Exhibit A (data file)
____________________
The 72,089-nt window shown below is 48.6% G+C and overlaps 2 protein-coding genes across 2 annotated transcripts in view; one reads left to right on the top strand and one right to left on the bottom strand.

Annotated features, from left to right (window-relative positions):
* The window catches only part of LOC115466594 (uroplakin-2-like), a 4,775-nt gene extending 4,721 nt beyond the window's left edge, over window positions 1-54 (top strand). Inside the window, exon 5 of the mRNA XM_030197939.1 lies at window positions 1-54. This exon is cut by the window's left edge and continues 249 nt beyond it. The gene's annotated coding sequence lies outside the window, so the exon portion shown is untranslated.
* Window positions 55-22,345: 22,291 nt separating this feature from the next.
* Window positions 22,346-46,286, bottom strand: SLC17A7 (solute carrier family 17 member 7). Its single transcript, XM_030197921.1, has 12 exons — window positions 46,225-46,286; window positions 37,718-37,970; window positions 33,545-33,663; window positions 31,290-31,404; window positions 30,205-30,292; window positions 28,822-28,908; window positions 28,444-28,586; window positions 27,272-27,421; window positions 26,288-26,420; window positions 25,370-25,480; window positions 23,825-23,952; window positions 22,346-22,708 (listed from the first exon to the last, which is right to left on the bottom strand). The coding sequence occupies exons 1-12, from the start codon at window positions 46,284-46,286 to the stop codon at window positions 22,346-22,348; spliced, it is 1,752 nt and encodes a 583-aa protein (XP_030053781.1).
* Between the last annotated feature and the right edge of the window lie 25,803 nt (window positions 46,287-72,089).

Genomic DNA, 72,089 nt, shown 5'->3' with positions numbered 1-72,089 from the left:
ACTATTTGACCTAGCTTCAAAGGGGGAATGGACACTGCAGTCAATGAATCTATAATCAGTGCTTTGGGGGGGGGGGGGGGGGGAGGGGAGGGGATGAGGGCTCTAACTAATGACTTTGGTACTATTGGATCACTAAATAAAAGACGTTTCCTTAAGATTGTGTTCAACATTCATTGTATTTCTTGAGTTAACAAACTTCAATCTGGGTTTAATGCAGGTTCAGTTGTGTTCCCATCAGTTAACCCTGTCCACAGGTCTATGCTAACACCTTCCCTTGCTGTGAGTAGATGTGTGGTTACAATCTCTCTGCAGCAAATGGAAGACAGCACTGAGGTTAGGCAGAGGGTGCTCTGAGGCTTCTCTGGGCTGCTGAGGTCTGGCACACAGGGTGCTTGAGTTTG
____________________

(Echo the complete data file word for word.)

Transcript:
The 72,089-nt window shown below is 48.6% G+C and overlaps 2 protein-coding genes across 2 annotated transcripts in view; one reads left to right on the top strand and one right to left on the bottom strand.

Annotated features, from left to right (window-relative positions):
* The window catches only part of LOC115466594 (uroplakin-2-like), a 4,775-nt gene extending 4,721 nt beyond the window's left edge, over window positions 1-54 (top strand). Inside the window, exon 5 of the mRNA XM_030197939.1 lies at window positions 1-54. This exon is cut by the window's left edge and continues 249 nt beyond it. The gene's annotated coding sequence lies outside the window, so the exon portion shown is untranslated.
* Window positions 55-22,345: 22,291 nt separating this feature from the next.
* Window positions 22,346-46,286, bottom strand: SLC17A7 (solute carrier family 17 member 7). Its single transcript, XM_030197921.1, has 12 exons — window positions 46,225-46,286; window positions 37,718-37,970; window positions 33,545-33,663; window positions 31,290-31,404; window positions 30,205-30,292; window positions 28,822-28,908; window positions 28,444-28,586; window positions 27,272-27,421; window positions 26,288-26,420; window positions 25,370-25,480; window positions 23,825-23,952; window positions 22,346-22,708 (listed from the first exon to the last, which is right to left on the bottom strand). The coding sequence occupies exons 1-12, from the start codon at window positions 46,284-46,286 to the stop codon at window positions 22,346-22,348; spliced, it is 1,752 nt and encodes a 583-aa protein (XP_030053781.1).
* Between the last annotated feature and the right edge of the window lie 25,803 nt (window positions 46,287-72,089).

Genomic DNA, 72,089 nt, shown 5'->3' with positions numbered 1-72,089 from the left:
ACTATTTGACCTAGCTTCAAAGGGGGAATGGACACTGCAGTCAATGAATCTATAATCAGTGCTTTGGGGGGGGGGGGGGGGGGAGGGGAGGGGATGAGGGCTCTAACTAATGACTTTGGTACTATTGGATCACTAAATAAAAGACGTTTCCTTAAGATTGTGTTCAACATTCATTGTATTTCTTGAGTTAACAAACTTCAATCTGGGTTTAATGCAGGTTCAGTTGTGTTCCCATCAGTTAACCCTGTCCACAGGTCTATGCTAACACCTTCCCTTGCTGTGAGTAGATGTGTGGTTACAATCTCTCTGCAGCAAATGGAAGACAGCACTGAGGTTAGGCAGAGGGTGCTCTGAGGCTTCTCTGGGCTGCTGAGGTCTGGCACACAGGGTGCTTGAGTTTG